Well, progress continues on the Corvette. Things have continued to move slowly lately due to obligations at work and the holiday season, but I’ve still managed to get a few odds and ends completed over the past few weeks.
To start, I decided to clean up the old shifter linkage. It was pretty well caked with grease, grime and dirt and it was in desperate need of some TLC. Unfortunately I accidentally erased most of the photos I took during the cleanup process so all I have are before and after photos. In any case, here’s what I started with.
After about two hours of cleaning with a wire wheel and then wiping everything down with lacquer thinner I put on a coat of fresh paint and reassembled the linkage. I suggest taking lots of pictures before disassembling the linkage. There are about a dozen parts and I was glad to have lots of photos handy as a reference (luckily I had it all reassembled before I accidentally deleted the pictures). Also, avoid painting the portions of the three shift levers that will rub together within the shifter body. It turns out these three levers are a pretty tight fit to start and the thickness of the paint will cause the shift linkage to bind up and not operate smoothly. After discovering this I ended up removing the paint in those areas and instead applied a thin layer of grease to prevent corrosion and to help ensure smooth operation of the linkage.
Once the linkage was reassembled I mounted it back to the transmission and adjusted the linkage assembly using the procedure outlined below (click the picture for a larger version). To complete the job properly I ended up fabricating a makeshift locating gauge with a piece of scrap metal I had laying around the garage. The locating gauge was used to maintain proper alignment of the shift levers within the housing while the linkage rods were adjusted. The adjustment took a bit of patience, as well as a bit of time to understand the correct procedure, but overall it wasn’t too bad.
And, after getting everything adjusted properly, here’s the shifter linkage back in place on the car. The linkage operates quite nicely and the shift lever doesn’t snag or catch while shifting between gears.
With the shift linkage taken care of I decided to tackle the installation of the new Headman Headers I bought. Just as suspected, the headers were less than a “perfect fit”. In fact, I had to make some modifications to both the drivers side and passenger side headers to get an acceptable fit. Granted, I have aftermarket heads which likely affected the fit, but I suspect the headers would have needed a bit of tweaking even if the stock heads were installed.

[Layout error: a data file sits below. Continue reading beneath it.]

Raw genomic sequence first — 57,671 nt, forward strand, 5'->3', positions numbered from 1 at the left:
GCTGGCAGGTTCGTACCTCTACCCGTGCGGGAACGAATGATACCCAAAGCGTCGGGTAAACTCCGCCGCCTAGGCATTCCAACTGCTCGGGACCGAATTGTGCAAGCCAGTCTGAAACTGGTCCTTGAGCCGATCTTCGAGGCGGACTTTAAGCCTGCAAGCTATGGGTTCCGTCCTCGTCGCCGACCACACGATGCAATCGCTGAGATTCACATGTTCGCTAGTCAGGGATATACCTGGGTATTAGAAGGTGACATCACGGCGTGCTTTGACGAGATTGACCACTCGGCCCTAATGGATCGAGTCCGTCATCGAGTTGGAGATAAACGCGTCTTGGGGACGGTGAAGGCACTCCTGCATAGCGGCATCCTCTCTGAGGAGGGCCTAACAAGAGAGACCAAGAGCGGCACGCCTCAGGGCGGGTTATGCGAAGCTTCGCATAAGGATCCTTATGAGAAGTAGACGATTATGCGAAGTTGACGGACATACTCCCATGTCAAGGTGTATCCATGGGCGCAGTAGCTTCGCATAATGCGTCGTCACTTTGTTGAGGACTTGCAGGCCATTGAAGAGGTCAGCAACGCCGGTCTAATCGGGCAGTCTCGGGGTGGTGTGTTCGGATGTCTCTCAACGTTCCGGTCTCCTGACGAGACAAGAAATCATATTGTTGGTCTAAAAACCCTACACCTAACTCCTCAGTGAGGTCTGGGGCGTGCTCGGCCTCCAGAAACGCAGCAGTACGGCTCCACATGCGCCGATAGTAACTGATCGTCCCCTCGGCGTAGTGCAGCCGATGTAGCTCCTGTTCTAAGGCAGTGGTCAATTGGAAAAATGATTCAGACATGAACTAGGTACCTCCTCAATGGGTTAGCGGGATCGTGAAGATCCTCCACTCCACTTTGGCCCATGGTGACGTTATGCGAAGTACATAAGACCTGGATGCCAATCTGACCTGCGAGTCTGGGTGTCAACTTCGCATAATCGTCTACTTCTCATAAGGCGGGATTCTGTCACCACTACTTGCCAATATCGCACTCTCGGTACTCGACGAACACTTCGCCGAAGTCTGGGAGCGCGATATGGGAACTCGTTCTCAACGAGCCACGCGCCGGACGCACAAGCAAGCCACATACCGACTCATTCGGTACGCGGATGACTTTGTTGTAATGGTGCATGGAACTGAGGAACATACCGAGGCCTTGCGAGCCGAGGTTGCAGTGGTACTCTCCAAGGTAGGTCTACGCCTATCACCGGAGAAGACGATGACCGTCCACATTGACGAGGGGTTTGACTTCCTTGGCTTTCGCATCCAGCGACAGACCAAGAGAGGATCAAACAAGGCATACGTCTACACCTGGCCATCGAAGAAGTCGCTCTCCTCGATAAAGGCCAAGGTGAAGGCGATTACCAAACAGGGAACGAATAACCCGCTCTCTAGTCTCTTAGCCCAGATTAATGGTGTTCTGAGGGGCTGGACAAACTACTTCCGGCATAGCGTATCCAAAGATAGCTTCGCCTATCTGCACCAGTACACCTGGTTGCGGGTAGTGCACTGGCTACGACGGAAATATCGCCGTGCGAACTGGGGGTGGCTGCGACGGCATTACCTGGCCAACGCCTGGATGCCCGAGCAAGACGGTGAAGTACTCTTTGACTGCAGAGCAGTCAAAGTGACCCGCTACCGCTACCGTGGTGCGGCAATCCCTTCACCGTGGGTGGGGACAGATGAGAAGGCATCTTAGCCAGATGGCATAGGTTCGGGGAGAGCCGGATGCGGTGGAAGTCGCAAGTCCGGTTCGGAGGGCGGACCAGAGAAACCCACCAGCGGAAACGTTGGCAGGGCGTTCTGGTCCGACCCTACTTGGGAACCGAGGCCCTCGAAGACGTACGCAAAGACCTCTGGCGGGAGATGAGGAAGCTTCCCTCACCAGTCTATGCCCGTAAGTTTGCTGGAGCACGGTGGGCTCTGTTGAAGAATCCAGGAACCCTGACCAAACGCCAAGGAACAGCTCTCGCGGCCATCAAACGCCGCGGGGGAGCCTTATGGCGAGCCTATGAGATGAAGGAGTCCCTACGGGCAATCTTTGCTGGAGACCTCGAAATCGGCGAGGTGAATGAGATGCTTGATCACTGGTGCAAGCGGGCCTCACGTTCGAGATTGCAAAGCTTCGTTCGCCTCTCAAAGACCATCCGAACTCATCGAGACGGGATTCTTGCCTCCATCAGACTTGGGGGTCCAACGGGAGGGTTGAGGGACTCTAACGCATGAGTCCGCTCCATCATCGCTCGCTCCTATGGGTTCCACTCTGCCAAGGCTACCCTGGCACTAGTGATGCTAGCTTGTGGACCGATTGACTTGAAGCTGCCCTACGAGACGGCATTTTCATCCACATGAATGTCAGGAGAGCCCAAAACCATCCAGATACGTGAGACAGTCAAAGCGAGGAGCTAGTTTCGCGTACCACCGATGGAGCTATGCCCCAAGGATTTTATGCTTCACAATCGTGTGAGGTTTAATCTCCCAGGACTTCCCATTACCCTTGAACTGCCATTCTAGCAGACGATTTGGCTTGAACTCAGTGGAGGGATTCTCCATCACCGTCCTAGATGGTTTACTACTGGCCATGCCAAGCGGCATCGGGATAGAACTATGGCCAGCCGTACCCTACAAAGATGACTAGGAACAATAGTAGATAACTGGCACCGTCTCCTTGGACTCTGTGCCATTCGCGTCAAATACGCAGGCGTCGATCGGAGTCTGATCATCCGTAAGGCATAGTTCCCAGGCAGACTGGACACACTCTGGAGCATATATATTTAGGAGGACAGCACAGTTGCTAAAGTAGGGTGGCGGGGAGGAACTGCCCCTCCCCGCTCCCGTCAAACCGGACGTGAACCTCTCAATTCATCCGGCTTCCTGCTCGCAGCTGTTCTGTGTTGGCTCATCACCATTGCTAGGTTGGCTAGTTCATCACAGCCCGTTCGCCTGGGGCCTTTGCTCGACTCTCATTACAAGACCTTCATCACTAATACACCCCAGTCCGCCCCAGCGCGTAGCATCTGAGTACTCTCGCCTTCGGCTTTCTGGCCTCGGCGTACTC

After doing a trial fit-up, and marking the area of interference between the drivers side header and steering box with a black marker, I heated up the area to be modified with a torch to make the “dimpling” process a bit easier. To avoid altering the properties of the steel, I only heated the headers to a dull cherry red color and allowed them to cool gradually back to room temperature when I was finished working.
Once the header tube was heated I used a large socket and a hammer to collapse the header tube in the area I marked out. I figured the socket would help produce a more uniform appearance once I was finished. To some extent it worked, but I think perhaps a piece of flat plate steel would have done a bit of a better job. In any case, I made the adjustments a bit at a time sliding the socket along the tube while tapping it continuously. I checked the fit as I went, making several trips to and from the car.
After several tries, here’s the finished product. I’ve provided about one quarter inch of clearance between the headers and the steering box to allow for vibration and engine movement (torquing) while the engine is running. Needless to say the headers run real close to the steering box. Thankfully, I used synthetic grease while rebuilding the box which will hold up against the heat better than conventional grease would.
After getting the drivers side done, I moved onto the passenger side. On this side I had to modify two tubes, one to clear the frame, and the other to clear the top bolt for the pitman arm.
So, now that the headers have been fitted to the car they’ll be removed and sent down to Jet Hot to be ceramic coated. I’ll be getting the Sterling Silver Coating which looks like polished aluminum so they should look real nice when they’re finished. That’s all for this update. Stay tuned! Next time I’ll move onto the body and getting rid of that old ugly paint!